Mike Mercury's

Alinco DR-235TMKIII Page

Yaesu FTM-400 / Yaesu FTM-350 / Yaesu FT-90R / THD-72A / DR-535 / IC-7100

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Although I do not own one of these radios, I recently had a chance to work with a few of them ... and the Jetstream JT220M mobile. They are both decent 220mhz radios. The Alinco is popular with those needing packet capability; or those wishing to use this radio in a repeater setting... due to the radio having a rear mounted DB9 connector (that has TX mod, RX audio, COR, and PTT signals present). I think it's great that Alinco chose the DB9 format; as it's a very common connector.


 HEAVY Transmit Modulation 

One thing I noticed with the Alinco was how heavy the transmit modulation was; extremely high gain. Clipping of the transmit audio was easy to accomplish, and a slight distortion could be heard as well. Though the Jetstream radios modulation was normal (and it uses the same microphone as the Alinco). Fixing this is easy; below are the details of my modification to the microphone.

Note: the actual problem is not in the microphone (more on this at the end of the page); but reducing the TX modulation gain is easiest to take care of within the microphone.

All that needs done is a resistor placed across the mic element - to reduce its gain. Remove 3 screws from the back of the microphone and seperate the case halves:. In the upper corner is the underside of the mic element:

 take either a 2.7k (red-red-red) or a 3.3k (orange-orange-red) 1/4 watt resistor and fashion its leads as shown:

pre-tin the short 90 degree bend portions of the resistor - with a light coating of solder. The resistor above is upside-down from the orientation in which it will be installed.

Which value resistor should you use ??? Here's my recommendation: if the radio is installed in a vehicle (or any noisy environment)... I'd use a 2.7k. If the radio is being operated as a base-station (or any quiet environment)... I'd use the 3.3k value.

Using needle-nose pliers, hold the resistor in position and solder the leads directly to the mic element solder pads:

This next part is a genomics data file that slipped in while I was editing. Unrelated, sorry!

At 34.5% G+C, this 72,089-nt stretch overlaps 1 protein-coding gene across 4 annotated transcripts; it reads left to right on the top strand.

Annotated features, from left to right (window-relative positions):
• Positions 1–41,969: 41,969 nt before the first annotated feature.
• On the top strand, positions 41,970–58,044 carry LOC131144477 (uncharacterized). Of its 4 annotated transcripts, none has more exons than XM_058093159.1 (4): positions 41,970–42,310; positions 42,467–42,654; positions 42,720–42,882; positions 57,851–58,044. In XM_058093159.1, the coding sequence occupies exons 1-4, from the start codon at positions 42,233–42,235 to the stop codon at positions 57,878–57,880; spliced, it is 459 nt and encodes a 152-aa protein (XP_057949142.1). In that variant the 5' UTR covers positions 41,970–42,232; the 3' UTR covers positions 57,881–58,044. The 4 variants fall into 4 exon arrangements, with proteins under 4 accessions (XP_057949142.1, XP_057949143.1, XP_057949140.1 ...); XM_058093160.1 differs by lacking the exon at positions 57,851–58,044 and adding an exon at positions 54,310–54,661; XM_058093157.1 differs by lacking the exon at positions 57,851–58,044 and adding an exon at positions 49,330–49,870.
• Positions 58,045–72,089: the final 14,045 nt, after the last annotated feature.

You don't want any portion of the resistor leads to touch anything else. Even though it looks - in the picture above - that one of the leads is touching the head of a screw... it is not (it just looks that way). 

It's even easier to use a surface-mount resistor. Just lay it between the mic element pins and solder.


Not The Microphones Fault !

"the actual problem is not in the microphone; but reducing the TX modulation gain is easiest to take care of within the microphone."

The Jetstream JT220M radio uses the same exact microphone as the Alinco. And while I had both model radios on my bench - and before making any microphone modifications - I moved the "loud"  Alinco microphone over to the Jetstream radio... and it was not heavy on the modulation. So, the problem is within the Alinco radio; but modifying the microphone is the easier path to reducing the excessive gain.

There is a "Mic Gain' adjustment...

For those not wanting to modify the microphone... inside the radio is the "VR106" control (labeled"Mic Gain" in the service manual). You can attempt to reduce the gain by adjusting this control - and not modifying the microphone.

Poor Receive and/or Distorted Receive Audio

If all of a sudden the receiver seems to be weak, or the receive audio sounds distorted, check to see if you accidentally placed the radio in the Packet-Digital Voice mode. If the radio is in this mode, you'll see a digital icon at the upper right corner of the display:

exit this mode by pressing and releasing the FUNC key, then pressing and releasing the SQL button.


If the radio is in the AM mode, you'll see a "A" at the upper left area of the display:

exit this mode by pressing and releasing the FUNC key, then pressing and releasing the SQL button.

You should have neither the Digital - nor "A" icon on the display. Repeated pressing of the FUNC - SQL button sequence will eventually take you to where neither are showing.


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